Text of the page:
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Mercedes Osceola’s unique path leads to tribal events

Mercedes Osceola stands outside of tribal headquarters on the Hollywood Reservation in January. (Photo Damon Scott)

HOLLYWOOD – Mercedes Osceola says her family life and career at the Seminole Tribe have served as preparation for her new venture. Osceola is the Hollywood Council Office’s special events coordinator for Councilman Chris Osceola. Her first day on the job was Oct. 17, 2022. She replaced Francine Osceola, who is now the manager of the Hollywood Community Culture Center.

Osceola’s job involves planning and executing year-round events for Hollywood’s tribal community. Her first event involved Halloween activities for about 600 people, followed by Thanksgiving for hundreds more, and then one of the largest Christmas events the tribe has ever held – about 1,000 people descended on a huge ballroom at the Seminole Hard Rock Hotel & Casino Hollywood for the festivities. Right after Christmas, it was time for yet another big event – the Rez Rally – which was held on the Hollywood Reservation this year.

On Osceola’s radar now is Hollywood’s signature event, the Tribal Fair & Pow Wow held at the Hard Rock Feb. 10-12. Also on Feb. 12 is a Super Bowl watch party at Seminole Estates by the rodeo arena. Osceola said the Council Office tries to make events family friendly and provide great food and exciting entertainment and prizes. Most of all, she said, the goal is to make people feel welcome.

“We plan four or five events at a time. I have a big family, I plan ahead of time,” Osceola said. “If I can plan five, six, seven months ahead of time, that’s what I do. I don’t wing anything. Plus, I’m very organized, I’m very detail oriented.”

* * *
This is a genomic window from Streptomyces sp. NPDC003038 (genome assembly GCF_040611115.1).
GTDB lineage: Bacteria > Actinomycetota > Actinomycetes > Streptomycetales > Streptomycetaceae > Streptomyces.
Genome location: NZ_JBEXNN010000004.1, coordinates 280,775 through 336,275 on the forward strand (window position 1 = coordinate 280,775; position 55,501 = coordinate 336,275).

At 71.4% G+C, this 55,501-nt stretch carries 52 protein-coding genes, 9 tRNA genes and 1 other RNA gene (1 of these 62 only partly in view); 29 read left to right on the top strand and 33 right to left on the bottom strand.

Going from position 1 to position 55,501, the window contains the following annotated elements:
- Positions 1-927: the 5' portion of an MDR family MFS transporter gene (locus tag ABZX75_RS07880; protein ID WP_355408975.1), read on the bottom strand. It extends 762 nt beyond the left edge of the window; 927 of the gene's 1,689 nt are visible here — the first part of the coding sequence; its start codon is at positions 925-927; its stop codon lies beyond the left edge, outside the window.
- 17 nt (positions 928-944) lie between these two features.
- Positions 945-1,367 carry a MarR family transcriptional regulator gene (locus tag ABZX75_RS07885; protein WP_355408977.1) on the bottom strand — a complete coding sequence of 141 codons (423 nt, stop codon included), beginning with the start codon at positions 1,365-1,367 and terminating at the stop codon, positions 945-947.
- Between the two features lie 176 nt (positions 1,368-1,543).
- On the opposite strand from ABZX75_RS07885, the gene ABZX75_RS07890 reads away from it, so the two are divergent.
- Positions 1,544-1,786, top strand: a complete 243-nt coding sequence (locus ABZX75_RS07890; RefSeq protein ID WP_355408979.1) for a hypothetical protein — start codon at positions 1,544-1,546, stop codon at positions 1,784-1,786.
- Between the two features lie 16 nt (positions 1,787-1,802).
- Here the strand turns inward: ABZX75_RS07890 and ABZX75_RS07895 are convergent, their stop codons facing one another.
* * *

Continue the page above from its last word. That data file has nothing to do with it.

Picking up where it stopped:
Osceola’s ability to multitask – she has seven kids – and her natural people skills make sense. She begins her day at 5 a.m., does a workout from 5:45 a.m. to 7 a.m., feeds the kids and gets them ready for the day, goes to work, and then it’s more family activities at night. If there’s an event, it sometimes extends into the wee hours.

Osceola’s first job was as a tribal clerk, a position she started in her early 20s and held for seven years. She learned recordkeeping, helped to organize Tribal Council meetings, handled tribal resolutions and so on. Osceola said the job helped her learn a lot about both the government and business side of the tribe.

She’d leave the position to stay at home and grow her family, but said she started to get an itch to work again once her youngest child reached age six. Osceola returned to work as an intern in the Hollywood Council Office, processing event tickets for Loretta Micco, who was on leave at the time. Once Micco returned, Osceola took a position at the Community Culture Center as a language instructor. She’d stay for three years before landing in her current position.

“I loved being in Culture. We taught people how to cook, the language, how to sew, beadwork and baskets – we had everything,” she said.

Osceola speaks Seminole (Elaponke), something she said her mother – Virginia Osceola – instilled in her as she grew up. She said her father – Joe Dan Osceola – was one of just a few tribal members who spoke both Seminole and Creek. Joe Dan Osceola, who died in 2019 at 82, was the tribe’s first president and the first president of the United South & Eastern Tribes, among many other distinctions.

“He really encouraged us to go out and be advocates for the tribe, to do what we can to make our mark,” Osceola said. “We’re not limited to just Hollywood, I’m here to help serve the Seminole Tribe.”

Osceola, 38, grew up on the Hollywood Reservation and is the oldest of five siblings.

“We call ourselves the second batch, because my dad had a family before he married my mom,” she said with a smile.

Osceola graduated from Sheridan Hills Christian School in Hollywood, where she played volleyball, basketball and ran cross-country. She was also a Jr. Miss Florida and a Miss Florida Seminole.

Back at the Council Office, Osceola said she’s already planning for Mother’s Day and Easter events.

“We’re lucky to be such a tight-knit community. Everybody knows everybody. We all look out for each other,” she said.

Damon Scott
Damon is a multimedia journalist for the Seminole Tribune. He has previously been an editor and reporter for digital and print media in Florida and his home state of New Mexico. Send him an email at